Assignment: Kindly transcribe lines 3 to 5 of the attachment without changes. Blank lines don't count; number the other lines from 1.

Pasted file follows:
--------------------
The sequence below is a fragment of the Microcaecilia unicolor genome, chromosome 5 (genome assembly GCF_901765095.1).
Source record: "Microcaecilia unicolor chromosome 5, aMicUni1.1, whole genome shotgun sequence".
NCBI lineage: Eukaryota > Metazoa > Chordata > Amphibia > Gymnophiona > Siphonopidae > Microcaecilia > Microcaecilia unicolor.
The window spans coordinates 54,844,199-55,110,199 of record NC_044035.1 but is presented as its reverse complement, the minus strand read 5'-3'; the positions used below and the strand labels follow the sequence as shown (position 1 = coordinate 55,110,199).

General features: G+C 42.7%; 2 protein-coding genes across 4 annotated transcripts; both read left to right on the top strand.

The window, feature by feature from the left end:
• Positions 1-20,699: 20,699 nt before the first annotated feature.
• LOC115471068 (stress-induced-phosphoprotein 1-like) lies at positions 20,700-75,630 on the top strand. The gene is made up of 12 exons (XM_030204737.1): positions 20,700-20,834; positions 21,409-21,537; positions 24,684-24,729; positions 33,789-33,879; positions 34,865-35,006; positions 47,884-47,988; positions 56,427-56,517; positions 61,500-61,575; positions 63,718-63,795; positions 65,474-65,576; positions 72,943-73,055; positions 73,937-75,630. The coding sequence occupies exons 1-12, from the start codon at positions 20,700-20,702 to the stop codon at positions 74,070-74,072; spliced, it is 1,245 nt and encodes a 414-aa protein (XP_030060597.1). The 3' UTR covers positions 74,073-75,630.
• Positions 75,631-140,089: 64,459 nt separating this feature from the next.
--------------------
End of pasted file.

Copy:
NCBI lineage: Eukaryota > Metazoa > Chordata > Amphibia > Gymnophiona > Siphonopidae > Microcaecilia > Microcaecilia unicolor.
The window spans coordinates 54,844,199-55,110,199 of record NC_044035.1 but is presented as its reverse complement, the minus strand read 5'-3'; the positions used below and the strand labels follow the sequence as shown (position 1 = coordinate 55,110,199).

General features: G+C 42.7%; 2 protein-coding genes across 4 annotated transcripts; both read left to right on the top strand.